According to an Oppenheimer report released earlier this year, DJI enjoyed a 70% market share in the sale of consumer UAVs. With the company valued by investors at $8 billion, this is a phenomenal result given how crowded the ‘drone market’ has become.
If you’re wondering, DJI stands for Da-Jiang Innovation. The company was established just ten years ago by Frank Wang, a graduate of the Hong Kong University of Science and Technology. Incidentally, Forbes places the DJI CEO 48th on its China list with a net worth of $3.6 billion.
DJI opened its flagship store in Hong Kong on 24 September. This was DJI’s third, following the setting up of stores in Shenzhen and Seoul. Latterly, DJI opened a fourth store in Shanghai.
I trotted along to the Hong Kong venue to find out more about why DJI is so popular among consumers. Whilst there, I saw the latest products, including the 743g Mavic Pro that was launched in October; it is almost pocket-sized. This compact UAV measuring 198mm x 83mm x 83mm folds up for easy transportation but sacrifices no features found in other mainstream UAVs.
The Phantom is the bestselling product in DJI’s range, with the newest variant, the Phantom 4 Pro+, released in mid-November. Elsewhere, the Inspire 2 designed with filmmakers in mind was also launched last month. The Matrice 600 is another platform for professional filmmakers.
Kevin On, DJI’s associate director of communication, listed five key sectors where it believes UAVs have the highest potential for adoption: agriculture, cinematography, inspection of energy infrastructure, construction and infrastructure, and emergency response.
Time savings, as well as safety issues, are obvious for such applications. For example, it is more efficient to use a UAV to examine a wind turbine tower or an electrical pylon than it is to send a worker scaling up one. Meanwhile, plumbing pipes on the outside of an apartment block can be examined by a UAV more efficiently than a worker clambering up and down scaffolding.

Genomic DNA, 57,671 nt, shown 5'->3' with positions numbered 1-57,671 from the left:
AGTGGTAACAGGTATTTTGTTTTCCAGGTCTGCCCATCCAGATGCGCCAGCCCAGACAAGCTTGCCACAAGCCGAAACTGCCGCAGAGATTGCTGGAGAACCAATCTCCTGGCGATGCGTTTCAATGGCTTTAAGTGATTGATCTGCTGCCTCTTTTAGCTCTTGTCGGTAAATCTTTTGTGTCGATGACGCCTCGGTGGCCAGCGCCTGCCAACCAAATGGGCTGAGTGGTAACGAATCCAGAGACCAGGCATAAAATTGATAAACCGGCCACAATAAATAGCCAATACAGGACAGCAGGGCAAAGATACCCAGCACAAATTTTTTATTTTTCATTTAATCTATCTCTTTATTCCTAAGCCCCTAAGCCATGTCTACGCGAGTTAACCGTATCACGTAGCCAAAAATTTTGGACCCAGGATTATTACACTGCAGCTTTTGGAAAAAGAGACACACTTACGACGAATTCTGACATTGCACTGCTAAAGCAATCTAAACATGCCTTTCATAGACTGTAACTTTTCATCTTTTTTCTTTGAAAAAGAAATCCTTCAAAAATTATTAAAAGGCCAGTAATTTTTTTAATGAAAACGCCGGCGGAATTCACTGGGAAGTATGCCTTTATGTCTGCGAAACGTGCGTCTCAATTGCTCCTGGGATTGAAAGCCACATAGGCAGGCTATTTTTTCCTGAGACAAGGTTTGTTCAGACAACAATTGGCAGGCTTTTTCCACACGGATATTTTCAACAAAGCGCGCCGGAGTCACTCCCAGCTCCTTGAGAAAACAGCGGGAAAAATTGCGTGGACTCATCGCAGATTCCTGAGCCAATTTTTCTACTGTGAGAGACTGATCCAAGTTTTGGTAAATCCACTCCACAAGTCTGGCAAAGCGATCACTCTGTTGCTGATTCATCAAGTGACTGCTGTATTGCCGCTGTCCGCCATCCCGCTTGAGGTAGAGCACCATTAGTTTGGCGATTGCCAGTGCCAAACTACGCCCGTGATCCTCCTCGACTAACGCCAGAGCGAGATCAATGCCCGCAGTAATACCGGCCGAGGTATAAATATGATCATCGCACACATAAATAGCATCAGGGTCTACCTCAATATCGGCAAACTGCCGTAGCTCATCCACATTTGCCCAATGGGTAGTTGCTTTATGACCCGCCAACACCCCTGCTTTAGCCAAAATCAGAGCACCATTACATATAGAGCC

DJI has 17 offices worldwide and a global workforce of 6,000. The majority are based in Shenzhen, China, and around a third of the firm’s employees are engineers, reflecting the emphasis that DJI places on innovation. It also produces its own gimbals and cameras, which allows better optimisation of its UAV designs.
While the UAV industry is still relatively young, On agreed that the market is becoming crowded. He noted that putting a UAV into the air is not the hard part, but having it do something useful and making it safe, reliable and easy to navigate is far more difficult.
While the USA, Europe and China are DJI’s biggest markets overall, On said the biggest interest in the rest of Asia came from Japan, South Korea and Hong Kong. He noted that these are areas where the adoption of technology is high.
Another innovation in which DJI is investing heavily is robotics and artificial intelligence. Currently its UAVs employ simple machine learning but, as technology progresses, machine learning will become more complex and enable the UAV to make informed decisions. Obstacle avoidance is an obvious application of this kind of technology.
On provided three reasons for DJI’s success: making its products safer, more accessible and easier to use.
Based on its lion’s share of the global market past and present, that formula seems to be working. However, one must expect competition to intensify from both within and outside of China.